Individual and provider effects on mental health outcomes in child welfare: A three level growth curve approach

Jeffrey H. Sieracki, Scott C. Leon, Steven A. Miller, John S. Lyons

Research output: Contribution to journalArticlepeer-review

32 Scopus citations


Approaches for treating children and adolescents with emotional and behavioral disorders within their communities have been implemented in counties, cities, and states throughout the United States. The goal of this study was to model course of improvement for individuals enrolled in a statewide community treatment program. Five hundred and sixty three children and adolescents (mean = 11.6 years at time of initial contact) receiving community-based services from 26 different agencies throughout Illinois were evaluated using the Child and Adolescent Needs and Strengths (CANS) measure. Hierarchical linear modeling (HLM) was applied to three levels of data: time (months in care), child-level (clinical, demographic data), and provider agency; the problem behaviors factor score of the CANS served as the measure of outcome. The results indicated that months in care, time 1 problem behavior score, caregiver needs and strengths, youth strengths, and school problems predicted course of improvement at the child level. Results also indicated that agencies (level 3) differed in client problem behavior reduction; however, this effect was much smaller than has been observed in other populations. Implications for service organization and delivery are discussed.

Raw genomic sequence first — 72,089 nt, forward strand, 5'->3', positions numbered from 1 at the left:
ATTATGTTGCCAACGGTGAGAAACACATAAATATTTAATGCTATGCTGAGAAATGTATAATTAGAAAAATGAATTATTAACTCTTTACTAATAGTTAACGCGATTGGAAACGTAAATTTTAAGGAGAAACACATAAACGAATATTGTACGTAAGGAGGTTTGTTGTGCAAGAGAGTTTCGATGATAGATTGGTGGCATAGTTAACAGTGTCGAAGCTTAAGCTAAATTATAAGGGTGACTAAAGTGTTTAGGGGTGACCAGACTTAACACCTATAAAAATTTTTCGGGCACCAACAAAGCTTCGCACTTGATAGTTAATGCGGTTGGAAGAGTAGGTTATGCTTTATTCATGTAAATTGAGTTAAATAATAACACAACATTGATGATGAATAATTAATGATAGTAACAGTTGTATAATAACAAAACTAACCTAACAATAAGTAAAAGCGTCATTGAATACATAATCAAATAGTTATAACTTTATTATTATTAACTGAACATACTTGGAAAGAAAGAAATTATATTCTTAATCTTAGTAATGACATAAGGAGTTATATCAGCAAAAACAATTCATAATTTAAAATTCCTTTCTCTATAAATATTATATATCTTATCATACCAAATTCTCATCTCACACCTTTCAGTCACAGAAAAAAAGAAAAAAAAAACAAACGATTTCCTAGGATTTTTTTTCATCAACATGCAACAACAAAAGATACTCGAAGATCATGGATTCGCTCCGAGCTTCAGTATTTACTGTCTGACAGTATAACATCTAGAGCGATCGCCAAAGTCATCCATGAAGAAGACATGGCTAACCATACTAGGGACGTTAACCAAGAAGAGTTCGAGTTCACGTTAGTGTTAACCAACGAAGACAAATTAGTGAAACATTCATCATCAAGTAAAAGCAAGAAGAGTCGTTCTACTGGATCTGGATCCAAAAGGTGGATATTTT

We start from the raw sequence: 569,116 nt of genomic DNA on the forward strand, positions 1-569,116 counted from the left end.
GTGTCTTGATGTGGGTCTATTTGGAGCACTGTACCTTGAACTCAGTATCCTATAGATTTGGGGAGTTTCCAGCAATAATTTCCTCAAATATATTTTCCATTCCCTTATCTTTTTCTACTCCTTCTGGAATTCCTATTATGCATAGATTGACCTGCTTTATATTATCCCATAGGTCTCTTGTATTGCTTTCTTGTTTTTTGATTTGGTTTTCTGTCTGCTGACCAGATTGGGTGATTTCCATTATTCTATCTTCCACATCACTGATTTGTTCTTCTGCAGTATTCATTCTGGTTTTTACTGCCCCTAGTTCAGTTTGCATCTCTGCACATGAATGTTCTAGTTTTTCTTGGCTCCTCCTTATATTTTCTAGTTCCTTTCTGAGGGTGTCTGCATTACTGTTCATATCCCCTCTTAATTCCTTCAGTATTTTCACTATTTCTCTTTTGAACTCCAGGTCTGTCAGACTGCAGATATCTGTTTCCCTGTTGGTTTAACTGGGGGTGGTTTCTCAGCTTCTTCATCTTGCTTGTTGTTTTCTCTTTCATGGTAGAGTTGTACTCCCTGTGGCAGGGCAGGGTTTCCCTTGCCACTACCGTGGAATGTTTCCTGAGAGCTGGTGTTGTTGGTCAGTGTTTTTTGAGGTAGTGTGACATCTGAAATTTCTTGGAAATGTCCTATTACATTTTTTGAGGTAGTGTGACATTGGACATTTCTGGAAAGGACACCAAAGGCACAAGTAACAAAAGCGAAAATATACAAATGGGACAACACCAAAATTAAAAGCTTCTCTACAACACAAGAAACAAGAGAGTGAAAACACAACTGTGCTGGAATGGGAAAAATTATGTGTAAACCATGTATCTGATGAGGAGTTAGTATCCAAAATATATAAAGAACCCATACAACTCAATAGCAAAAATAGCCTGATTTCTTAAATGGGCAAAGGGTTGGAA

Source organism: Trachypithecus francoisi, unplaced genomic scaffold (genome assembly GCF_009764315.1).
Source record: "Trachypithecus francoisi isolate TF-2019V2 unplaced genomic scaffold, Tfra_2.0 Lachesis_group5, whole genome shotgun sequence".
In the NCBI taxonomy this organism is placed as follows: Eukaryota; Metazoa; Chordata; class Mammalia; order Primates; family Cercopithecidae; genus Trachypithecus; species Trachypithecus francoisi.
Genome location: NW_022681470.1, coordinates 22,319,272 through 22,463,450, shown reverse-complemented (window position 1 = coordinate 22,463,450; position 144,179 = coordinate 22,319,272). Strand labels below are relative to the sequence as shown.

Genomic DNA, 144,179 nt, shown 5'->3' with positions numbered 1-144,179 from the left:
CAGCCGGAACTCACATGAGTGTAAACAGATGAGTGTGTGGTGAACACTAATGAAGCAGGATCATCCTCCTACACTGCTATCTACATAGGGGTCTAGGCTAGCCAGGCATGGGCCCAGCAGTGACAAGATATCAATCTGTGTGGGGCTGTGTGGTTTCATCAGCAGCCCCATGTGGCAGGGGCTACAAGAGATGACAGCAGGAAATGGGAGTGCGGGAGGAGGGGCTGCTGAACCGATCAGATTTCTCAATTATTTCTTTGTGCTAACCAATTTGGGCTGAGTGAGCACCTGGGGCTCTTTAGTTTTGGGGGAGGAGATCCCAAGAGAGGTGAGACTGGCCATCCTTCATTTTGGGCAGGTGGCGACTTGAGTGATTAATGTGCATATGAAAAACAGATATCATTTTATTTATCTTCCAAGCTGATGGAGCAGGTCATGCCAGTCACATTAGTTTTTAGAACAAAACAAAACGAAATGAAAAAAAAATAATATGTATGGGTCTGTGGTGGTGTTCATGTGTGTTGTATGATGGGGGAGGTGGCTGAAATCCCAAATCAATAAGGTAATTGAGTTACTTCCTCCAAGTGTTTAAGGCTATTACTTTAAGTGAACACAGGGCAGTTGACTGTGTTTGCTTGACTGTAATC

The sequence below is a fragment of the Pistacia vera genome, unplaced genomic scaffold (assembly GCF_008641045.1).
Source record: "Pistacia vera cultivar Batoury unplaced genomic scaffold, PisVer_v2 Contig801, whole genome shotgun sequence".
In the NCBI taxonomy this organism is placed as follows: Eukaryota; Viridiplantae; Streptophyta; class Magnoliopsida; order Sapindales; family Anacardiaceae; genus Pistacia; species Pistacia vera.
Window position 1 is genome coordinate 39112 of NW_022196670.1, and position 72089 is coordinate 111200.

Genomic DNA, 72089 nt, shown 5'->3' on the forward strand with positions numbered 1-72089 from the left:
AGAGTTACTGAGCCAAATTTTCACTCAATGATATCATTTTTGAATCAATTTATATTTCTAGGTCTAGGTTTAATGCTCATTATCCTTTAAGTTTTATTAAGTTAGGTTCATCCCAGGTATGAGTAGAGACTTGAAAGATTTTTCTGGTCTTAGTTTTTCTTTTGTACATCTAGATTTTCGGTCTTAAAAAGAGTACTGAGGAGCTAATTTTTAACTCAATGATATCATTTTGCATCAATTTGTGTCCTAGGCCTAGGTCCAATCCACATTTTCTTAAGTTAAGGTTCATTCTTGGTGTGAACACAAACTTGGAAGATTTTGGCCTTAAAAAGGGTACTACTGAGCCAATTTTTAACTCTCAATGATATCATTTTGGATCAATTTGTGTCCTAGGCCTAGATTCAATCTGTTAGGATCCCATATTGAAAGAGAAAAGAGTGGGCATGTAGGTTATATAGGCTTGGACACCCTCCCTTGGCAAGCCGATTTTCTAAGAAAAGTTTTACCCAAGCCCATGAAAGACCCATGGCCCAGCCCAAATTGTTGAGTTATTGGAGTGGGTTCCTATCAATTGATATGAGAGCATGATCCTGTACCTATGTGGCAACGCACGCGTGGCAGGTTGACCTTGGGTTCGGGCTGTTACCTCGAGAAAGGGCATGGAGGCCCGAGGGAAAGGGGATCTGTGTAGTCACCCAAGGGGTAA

Original languageEnglish
Pages (from-to)800-808
Number of pages9
JournalChildren and Youth Services Review
Issue number7
StatePublished - Jul 2008


  • Child welfare
  • Community treatment
  • Growth curves
  • System of care

ASJC Scopus subject areas

  • Education
  • Developmental and Educational Psychology
  • Sociology and Political Science


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